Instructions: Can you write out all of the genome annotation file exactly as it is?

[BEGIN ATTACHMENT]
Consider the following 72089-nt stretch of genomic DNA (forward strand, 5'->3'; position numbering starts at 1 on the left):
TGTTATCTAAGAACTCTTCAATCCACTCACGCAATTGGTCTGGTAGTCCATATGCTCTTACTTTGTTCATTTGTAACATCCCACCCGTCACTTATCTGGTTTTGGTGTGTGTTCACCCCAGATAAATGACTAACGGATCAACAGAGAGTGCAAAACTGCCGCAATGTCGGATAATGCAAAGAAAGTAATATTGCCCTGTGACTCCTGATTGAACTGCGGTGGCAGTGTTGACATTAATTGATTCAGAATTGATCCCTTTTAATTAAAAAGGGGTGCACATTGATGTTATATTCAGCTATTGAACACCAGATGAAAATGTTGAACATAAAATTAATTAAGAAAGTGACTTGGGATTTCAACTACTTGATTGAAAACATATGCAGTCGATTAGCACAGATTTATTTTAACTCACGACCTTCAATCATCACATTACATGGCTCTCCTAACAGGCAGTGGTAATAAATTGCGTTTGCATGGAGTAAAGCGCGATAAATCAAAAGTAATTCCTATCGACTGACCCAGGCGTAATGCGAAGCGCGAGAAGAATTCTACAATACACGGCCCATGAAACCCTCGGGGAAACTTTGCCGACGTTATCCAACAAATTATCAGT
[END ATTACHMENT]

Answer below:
Consider the following 72089-nt stretch of genomic DNA (forward strand, 5'->3'; position numbering starts at 1 on the left):
TGTTATCTAAGAACTCTTCAATCCACTCACGCAATTGGTCTGGTAGTCCATATGCTCTTACTTTGTTCATTTGTAACATCCCACCCGTCACTTATCTGGTTTTGGTGTGTGTTCACCCCAGATAAATGACTAACGGATCAACAGAGAGTGCAAAACTGCCGCAATGTCGGATAATGCAAAGAAAGTAATATTGCCCTGTGACTCCTGATTGAACTGCGGTGGCAGTGTTGACATTAATTGATTCAGAATTGATCCCTTTTAATTAAAAAGGGGTGCACATTGATGTTATATTCAGCTATTGAACACCAGATGAAAATGTTGAACATAAAATTAATTAAGAAAGTGACTTGGGATTTCAACTACTTGATTGAAAACATATGCAGTCGATTAGCACAGATTTATTTTAACTCACGACCTTCAATCATCACATTACATGGCTCTCCTAACAGGCAGTGGTAATAAATTGCGTTTGCATGGAGTAAAGCGCGATAAATCAAAAGTAATTCCTATCGACTGACCCAGGCGTAATGCGAAGCGCGAGAAGAATTCTACAATACACGGCCCATGAAACCCTCGGGGAAACTTTGCCGACGTTATCCAACAAATTATCAGT